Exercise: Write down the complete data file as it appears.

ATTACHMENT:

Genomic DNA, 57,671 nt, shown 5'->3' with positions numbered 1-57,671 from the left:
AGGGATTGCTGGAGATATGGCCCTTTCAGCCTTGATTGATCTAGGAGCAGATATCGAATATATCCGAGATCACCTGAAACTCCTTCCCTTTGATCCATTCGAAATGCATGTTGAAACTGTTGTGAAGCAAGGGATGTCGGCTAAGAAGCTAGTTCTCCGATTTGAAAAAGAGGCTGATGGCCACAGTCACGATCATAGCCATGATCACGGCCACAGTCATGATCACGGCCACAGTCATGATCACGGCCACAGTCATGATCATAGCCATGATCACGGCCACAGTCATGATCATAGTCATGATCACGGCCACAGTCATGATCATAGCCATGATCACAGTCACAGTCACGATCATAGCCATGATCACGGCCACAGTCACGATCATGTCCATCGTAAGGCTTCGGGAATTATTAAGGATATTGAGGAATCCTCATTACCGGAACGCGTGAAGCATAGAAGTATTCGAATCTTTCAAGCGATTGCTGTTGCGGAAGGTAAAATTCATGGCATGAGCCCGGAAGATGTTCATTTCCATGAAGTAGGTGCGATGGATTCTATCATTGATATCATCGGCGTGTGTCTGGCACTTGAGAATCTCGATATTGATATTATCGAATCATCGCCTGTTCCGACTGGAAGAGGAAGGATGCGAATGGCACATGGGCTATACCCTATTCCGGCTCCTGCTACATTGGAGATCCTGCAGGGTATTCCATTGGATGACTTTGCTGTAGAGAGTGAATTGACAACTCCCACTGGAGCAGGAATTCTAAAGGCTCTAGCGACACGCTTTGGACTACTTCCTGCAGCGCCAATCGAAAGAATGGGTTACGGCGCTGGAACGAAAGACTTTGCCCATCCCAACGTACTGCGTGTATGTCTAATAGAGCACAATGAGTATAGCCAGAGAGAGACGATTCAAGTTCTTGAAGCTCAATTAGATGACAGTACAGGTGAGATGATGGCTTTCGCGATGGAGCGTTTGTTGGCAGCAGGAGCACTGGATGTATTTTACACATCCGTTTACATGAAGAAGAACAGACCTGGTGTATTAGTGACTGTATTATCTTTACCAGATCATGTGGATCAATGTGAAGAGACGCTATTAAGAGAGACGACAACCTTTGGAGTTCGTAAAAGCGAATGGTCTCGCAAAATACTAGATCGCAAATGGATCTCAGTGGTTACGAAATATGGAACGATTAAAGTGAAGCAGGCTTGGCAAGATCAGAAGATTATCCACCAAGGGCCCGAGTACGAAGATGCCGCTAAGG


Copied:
Genomic DNA, 57,671 nt, shown 5'->3' with positions numbered 1-57,671 from the left:
AGGGATTGCTGGAGATATGGCCCTTTCAGCCTTGATTGATCTAGGAGCAGATATCGAATATATCCGAGATCACCTGAAACTCCTTCCCTTTGATCCATTCGAAATGCATGTTGAAACTGTTGTGAAGCAAGGGATGTCGGCTAAGAAGCTAGTTCTCCGATTTGAAAAAGAGGCTGATGGCCACAGTCACGATCATAGCCATGATCACGGCCACAGTCATGATCACGGCCACAGTCATGATCACGGCCACAGTCATGATCATAGCCATGATCACGGCCACAGTCATGATCATAGTCATGATCACGGCCACAGTCATGATCATAGCCATGATCACAGTCACAGTCACGATCATAGCCATGATCACGGCCACAGTCACGATCATGTCCATCGTAAGGCTTCGGGAATTATTAAGGATATTGAGGAATCCTCATTACCGGAACGCGTGAAGCATAGAAGTATTCGAATCTTTCAAGCGATTGCTGTTGCGGAAGGTAAAATTCATGGCATGAGCCCGGAAGATGTTCATTTCCATGAAGTAGGTGCGATGGATTCTATCATTGATATCATCGGCGTGTGTCTGGCACTTGAGAATCTCGATATTGATATTATCGAATCATCGCCTGTTCCGACTGGAAGAGGAAGGATGCGAATGGCACATGGGCTATACCCTATTCCGGCTCCTGCTACATTGGAGATCCTGCAGGGTATTCCATTGGATGACTTTGCTGTAGAGAGTGAATTGACAACTCCCACTGGAGCAGGAATTCTAAAGGCTCTAGCGACACGCTTTGGACTACTTCCTGCAGCGCCAATCGAAAGAATGGGTTACGGCGCTGGAACGAAAGACTTTGCCCATCCCAACGTACTGCGTGTATGTCTAATAGAGCACAATGAGTATAGCCAGAGAGAGACGATTCAAGTTCTTGAAGCTCAATTAGATGACAGTACAGGTGAGATGATGGCTTTCGCGATGGAGCGTTTGTTGGCAGCAGGAGCACTGGATGTATTTTACACATCCGTTTACATGAAGAAGAACAGACCTGGTGTATTAGTGACTGTATTATCTTTACCAGATCATGTGGATCAATGTGAAGAGACGCTATTAAGAGAGACGACAACCTTTGGAGTTCGTAAAAGCGAATGGTCTCGCAAAATACTAGATCGCAAATGGATCTCAGTGGTTACGAAATATGGAACGATTAAAGTGAAGCAGGCTTGGCAAGATCAGAAGATTATCCACCAAGGGCCCGAGTACGAAGATGCCGCTAAGG